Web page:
So do you have questions? Concerns? Anything you'd like to have addressed directly by a specialist in the field of cancer? If so, now's your chance. Go to Karen's blog and ask. She'll gather the questions and provide them to a team of doctors who have volunteered to provide answers. In about a week, Karen will post the questions and answers in another post. I'll make sure to remind you when the answers come back. Easy as that. Go ask.

Cancer Q&A


  1. "budding teenage chesticles"...

    I'm sorry, Megan...I KNOW this is a "serious content" post, but that phrase cracked! me! up!


  2. Such a great idea! Thanks for letting us know. I have a great deal of family members that have battled cancer, so the questions are in abundance.

  3. You really need to compile a "Fried Okra Dictionary" Chesticles? great testicular fortitude?

    You are one awesomely wondrificul blogging friend. Thanks for the post and for the perspective...both are very appreciated. :)

  4. Wow, What a great opportunity. I can so relate, i have freckled skin and i am obsessed with skin cancer in particular and am constantly doing contortions in the shower to look at various moles and freckles in places that are hard to see! Funny Post, but your right cancer can't be taken lightly!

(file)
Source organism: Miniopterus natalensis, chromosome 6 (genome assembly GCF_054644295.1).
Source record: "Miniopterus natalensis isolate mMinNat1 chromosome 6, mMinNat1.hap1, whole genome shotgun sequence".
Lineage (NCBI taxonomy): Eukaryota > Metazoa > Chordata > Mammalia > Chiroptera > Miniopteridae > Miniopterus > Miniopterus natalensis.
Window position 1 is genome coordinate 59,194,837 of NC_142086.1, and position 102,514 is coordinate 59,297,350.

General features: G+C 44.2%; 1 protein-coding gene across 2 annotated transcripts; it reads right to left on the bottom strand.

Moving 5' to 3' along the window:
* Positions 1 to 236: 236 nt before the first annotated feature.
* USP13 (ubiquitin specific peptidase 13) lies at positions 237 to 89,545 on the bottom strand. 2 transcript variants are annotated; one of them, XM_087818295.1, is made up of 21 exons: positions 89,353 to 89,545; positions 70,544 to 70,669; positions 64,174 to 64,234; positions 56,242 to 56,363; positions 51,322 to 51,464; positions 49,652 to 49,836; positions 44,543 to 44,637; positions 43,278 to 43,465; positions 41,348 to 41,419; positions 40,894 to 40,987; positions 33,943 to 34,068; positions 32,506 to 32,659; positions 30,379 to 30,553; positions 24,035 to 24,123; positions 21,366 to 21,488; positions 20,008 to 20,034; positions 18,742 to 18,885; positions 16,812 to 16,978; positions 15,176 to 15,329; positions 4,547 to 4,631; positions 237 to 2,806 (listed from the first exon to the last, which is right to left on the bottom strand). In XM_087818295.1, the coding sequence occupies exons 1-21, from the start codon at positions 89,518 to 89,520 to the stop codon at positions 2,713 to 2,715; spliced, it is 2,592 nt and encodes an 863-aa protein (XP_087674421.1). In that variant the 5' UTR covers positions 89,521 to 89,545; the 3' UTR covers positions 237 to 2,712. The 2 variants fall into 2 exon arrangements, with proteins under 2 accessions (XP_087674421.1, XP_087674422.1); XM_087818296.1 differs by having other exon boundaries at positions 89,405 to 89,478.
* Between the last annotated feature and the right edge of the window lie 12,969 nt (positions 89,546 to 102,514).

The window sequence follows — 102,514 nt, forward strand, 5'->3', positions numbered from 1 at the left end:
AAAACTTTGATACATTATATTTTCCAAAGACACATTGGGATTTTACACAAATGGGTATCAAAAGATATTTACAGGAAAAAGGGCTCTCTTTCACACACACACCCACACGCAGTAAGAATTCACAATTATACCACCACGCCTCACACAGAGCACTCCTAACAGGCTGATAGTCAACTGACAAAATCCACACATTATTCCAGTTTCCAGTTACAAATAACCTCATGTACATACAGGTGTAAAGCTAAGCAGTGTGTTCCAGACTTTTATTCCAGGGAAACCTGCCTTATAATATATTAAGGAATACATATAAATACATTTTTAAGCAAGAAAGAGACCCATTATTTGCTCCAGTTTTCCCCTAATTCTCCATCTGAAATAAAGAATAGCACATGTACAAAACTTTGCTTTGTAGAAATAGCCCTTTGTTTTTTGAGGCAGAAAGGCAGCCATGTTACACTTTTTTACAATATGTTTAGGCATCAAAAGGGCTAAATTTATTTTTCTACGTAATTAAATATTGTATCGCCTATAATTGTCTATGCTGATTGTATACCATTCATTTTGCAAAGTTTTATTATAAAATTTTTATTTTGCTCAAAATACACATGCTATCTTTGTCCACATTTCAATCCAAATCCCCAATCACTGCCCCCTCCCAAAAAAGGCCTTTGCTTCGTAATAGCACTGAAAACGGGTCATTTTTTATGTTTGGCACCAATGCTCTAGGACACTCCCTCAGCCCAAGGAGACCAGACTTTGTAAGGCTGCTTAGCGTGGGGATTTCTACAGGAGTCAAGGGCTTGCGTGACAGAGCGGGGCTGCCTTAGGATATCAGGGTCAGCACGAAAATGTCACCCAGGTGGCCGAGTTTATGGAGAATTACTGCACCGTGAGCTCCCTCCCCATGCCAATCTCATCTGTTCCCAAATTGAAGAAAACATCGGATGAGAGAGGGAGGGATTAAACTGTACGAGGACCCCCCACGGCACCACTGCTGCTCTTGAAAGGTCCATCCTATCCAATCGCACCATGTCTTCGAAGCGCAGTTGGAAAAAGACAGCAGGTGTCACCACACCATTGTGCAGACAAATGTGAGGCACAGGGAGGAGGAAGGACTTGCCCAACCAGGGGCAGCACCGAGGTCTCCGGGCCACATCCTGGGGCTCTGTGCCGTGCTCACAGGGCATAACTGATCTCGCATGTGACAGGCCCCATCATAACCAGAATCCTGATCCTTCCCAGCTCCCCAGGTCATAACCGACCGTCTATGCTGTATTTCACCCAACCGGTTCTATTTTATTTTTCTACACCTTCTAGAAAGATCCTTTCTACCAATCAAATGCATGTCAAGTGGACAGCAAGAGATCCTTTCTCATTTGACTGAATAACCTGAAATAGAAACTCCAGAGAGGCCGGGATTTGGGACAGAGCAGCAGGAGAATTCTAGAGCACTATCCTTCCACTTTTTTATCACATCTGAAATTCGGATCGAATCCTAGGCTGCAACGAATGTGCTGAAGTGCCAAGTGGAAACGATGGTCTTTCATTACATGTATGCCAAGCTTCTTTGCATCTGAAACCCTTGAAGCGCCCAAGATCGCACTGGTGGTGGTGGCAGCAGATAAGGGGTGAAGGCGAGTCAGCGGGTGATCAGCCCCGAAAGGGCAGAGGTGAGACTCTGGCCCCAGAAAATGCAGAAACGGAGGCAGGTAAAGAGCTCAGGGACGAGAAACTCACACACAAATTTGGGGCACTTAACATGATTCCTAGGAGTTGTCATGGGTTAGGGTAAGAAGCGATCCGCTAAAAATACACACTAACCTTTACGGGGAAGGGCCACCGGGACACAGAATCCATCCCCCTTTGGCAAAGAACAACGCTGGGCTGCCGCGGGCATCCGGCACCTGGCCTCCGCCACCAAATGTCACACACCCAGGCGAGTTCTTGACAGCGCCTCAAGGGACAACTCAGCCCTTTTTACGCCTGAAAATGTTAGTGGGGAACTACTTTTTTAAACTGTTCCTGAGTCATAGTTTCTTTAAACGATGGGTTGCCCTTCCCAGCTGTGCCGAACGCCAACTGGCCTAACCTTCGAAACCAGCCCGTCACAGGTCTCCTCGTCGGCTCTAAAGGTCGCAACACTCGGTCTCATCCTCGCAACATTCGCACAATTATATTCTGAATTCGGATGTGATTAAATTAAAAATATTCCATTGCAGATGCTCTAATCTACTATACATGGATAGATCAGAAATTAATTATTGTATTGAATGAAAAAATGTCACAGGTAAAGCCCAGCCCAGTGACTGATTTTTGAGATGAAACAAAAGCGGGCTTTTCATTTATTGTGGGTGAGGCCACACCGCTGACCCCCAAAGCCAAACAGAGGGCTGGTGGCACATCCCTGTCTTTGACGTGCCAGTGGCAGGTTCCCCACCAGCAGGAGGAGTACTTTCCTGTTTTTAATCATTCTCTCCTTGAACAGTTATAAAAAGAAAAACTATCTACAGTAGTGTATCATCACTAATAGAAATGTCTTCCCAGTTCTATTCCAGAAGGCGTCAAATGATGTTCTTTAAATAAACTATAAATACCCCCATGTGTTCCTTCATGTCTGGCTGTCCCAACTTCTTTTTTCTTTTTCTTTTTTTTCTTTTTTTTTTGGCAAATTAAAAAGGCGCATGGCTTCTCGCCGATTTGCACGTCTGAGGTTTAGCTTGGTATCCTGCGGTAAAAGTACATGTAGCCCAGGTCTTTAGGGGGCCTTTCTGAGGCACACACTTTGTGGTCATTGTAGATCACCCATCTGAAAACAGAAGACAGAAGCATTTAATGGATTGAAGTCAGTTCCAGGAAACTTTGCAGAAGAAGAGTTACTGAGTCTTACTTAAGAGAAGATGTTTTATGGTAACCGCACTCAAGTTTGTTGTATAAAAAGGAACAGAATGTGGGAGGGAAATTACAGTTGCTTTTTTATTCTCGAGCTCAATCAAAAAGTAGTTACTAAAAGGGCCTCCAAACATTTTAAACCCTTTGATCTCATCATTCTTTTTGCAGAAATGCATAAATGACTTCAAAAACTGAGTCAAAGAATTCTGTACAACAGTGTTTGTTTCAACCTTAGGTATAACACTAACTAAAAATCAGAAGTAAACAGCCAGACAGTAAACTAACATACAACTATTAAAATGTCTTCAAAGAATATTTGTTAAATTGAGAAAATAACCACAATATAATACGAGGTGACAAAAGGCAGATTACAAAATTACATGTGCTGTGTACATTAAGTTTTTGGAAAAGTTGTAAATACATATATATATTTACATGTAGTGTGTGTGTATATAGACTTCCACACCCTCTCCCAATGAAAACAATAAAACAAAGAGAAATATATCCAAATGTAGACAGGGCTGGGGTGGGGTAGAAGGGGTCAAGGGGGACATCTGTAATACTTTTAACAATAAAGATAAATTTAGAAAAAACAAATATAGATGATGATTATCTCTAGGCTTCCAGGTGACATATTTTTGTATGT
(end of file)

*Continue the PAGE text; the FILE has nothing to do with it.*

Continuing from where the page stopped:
5. I just blogged about this very fear yesterday; I recently had a little "chesticle" scare. I plan to post about this great Q&A opportunity, too. Thanks.

  6. Just so you know, you aren't the only one with those fears. During my worst IBS (Irritable Bowel Syndrome) days, I just knew that it was colon cancer. Thankfully, it wasn't (and I had the colonoscopy to prove it).

    But it didn't just stop with cancer. Whenever I would read the symptoms for just about any illness, I could see several symptoms that I have - especially the symptoms for heart attacks in women.

    However, one of the treatments for my IBS is actually a low dose of an antidepressant. It did help the IBS somewhat, but it really helped the overall anxiety that I was having (like thinking that I had every illness imaginable).

    Funny though, the thing that has helped my IBS the most (like it is for the most part GONE!!) has been Weight Watchers. I have been on WW since Oct, and although I haven't lost much weight, I have controlled that HORRIBLE IBS!! YEAH!

    Thanks for the link, I'll have to check it out.

  7. Hehee, I second the "Fried Okra Dictionary" idea. How funny would that be??!

    On a serious note, I have a fear of cancer, as well. I lost an older friend to ovarian cancer when I was in 10th grade. I even did a speech about it in my Oral Communications class. Oh, the other sophomore boys in my class must have really appreciated that. Still, it was a big thing for me to work through that year.

  8. I have the same fear.

    I'll be checking out the link.

    Thanks for sharing.